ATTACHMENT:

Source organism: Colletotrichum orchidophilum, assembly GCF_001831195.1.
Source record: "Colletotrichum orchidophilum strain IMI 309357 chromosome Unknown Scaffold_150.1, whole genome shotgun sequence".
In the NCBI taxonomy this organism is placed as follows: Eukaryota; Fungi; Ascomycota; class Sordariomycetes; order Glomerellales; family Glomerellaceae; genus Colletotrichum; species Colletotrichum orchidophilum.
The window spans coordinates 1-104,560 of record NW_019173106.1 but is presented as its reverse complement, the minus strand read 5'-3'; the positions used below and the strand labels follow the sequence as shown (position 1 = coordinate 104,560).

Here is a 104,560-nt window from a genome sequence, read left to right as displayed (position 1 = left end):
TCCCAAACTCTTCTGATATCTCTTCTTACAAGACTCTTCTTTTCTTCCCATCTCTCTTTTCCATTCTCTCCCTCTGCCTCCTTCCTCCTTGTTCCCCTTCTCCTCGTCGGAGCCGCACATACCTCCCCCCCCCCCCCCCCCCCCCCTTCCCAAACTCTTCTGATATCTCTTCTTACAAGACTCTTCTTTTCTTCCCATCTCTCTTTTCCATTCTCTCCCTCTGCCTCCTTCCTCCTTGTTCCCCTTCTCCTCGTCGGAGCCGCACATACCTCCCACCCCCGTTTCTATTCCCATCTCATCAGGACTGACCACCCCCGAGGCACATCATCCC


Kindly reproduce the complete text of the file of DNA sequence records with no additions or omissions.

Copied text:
Source organism: Colletotrichum orchidophilum, assembly GCF_001831195.1.
Source record: "Colletotrichum orchidophilum strain IMI 309357 chromosome Unknown Scaffold_150.1, whole genome shotgun sequence".
In the NCBI taxonomy this organism is placed as follows: Eukaryota; Fungi; Ascomycota; class Sordariomycetes; order Glomerellales; family Glomerellaceae; genus Colletotrichum; species Colletotrichum orchidophilum.
The window spans coordinates 1-104,560 of record NW_019173106.1 but is presented as its reverse complement, the minus strand read 5'-3'; the positions used below and the strand labels follow the sequence as shown (position 1 = coordinate 104,560).

Here is a 104,560-nt window from a genome sequence, read left to right as displayed (position 1 = left end):
TCCCAAACTCTTCTGATATCTCTTCTTACAAGACTCTTCTTTTCTTCCCATCTCTCTTTTCCATTCTCTCCCTCTGCCTCCTTCCTCCTTGTTCCCCTTCTCCTCGTCGGAGCCGCACATACCTCCCCCCCCCCCCCCCCCCCCCCTTCCCAAACTCTTCTGATATCTCTTCTTACAAGACTCTTCTTTTCTTCCCATCTCTCTTTTCCATTCTCTCCCTCTGCCTCCTTCCTCCTTGTTCCCCTTCTCCTCGTCGGAGCCGCACATACCTCCCACCCCCGTTTCTATTCCCATCTCATCAGGACTGACCACCCCCGAGGCACATCATCCC